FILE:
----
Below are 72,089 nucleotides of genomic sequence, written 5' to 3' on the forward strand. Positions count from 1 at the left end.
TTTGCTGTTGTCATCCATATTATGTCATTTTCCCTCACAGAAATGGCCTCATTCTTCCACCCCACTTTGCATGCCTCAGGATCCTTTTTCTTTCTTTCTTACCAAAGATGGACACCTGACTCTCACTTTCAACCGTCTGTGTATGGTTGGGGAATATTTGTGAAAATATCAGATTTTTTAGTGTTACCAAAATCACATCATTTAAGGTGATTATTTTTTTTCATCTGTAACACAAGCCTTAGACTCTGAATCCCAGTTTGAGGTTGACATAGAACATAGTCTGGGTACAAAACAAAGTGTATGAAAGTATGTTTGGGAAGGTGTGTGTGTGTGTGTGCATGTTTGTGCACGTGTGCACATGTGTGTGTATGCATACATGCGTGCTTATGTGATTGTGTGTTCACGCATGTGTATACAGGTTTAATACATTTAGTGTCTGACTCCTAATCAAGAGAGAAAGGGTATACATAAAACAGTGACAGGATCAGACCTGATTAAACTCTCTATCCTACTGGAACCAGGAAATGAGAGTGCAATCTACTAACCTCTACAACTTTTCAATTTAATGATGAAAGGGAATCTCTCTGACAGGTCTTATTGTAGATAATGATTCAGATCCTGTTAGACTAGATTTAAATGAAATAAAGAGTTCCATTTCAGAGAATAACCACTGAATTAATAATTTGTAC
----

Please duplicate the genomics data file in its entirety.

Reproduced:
Below are 72,089 nucleotides of genomic sequence, written 5' to 3' on the forward strand. Positions count from 1 at the left end.
TTTGCTGTTGTCATCCATATTATGTCATTTTCCCTCACAGAAATGGCCTCATTCTTCCACCCCACTTTGCATGCCTCAGGATCCTTTTTCTTTCTTTCTTACCAAAGATGGACACCTGACTCTCACTTTCAACCGTCTGTGTATGGTTGGGGAATATTTGTGAAAATATCAGATTTTTTAGTGTTACCAAAATCACATCATTTAAGGTGATTATTTTTTTTCATCTGTAACACAAGCCTTAGACTCTGAATCCCAGTTTGAGGTTGACATAGAACATAGTCTGGGTACAAAACAAAGTGTATGAAAGTATGTTTGGGAAGGTGTGTGTGTGTGTGTGCATGTTTGTGCACGTGTGCACATGTGTGTGTATGCATACATGCGTGCTTATGTGATTGTGTGTTCACGCATGTGTATACAGGTTTAATACATTTAGTGTCTGACTCCTAATCAAGAGAGAAAGGGTATACATAAAACAGTGACAGGATCAGACCTGATTAAACTCTCTATCCTACTGGAACCAGGAAATGAGAGTGCAATCTACTAACCTCTACAACTTTTCAATTTAATGATGAAAGGGAATCTCTCTGACAGGTCTTATTGTAGATAATGATTCAGATCCTGTTAGACTAGATTTAAATGAAATAAAGAGTTCCATTTCAGAGAATAACCACTGAATTAATAATTTGTAC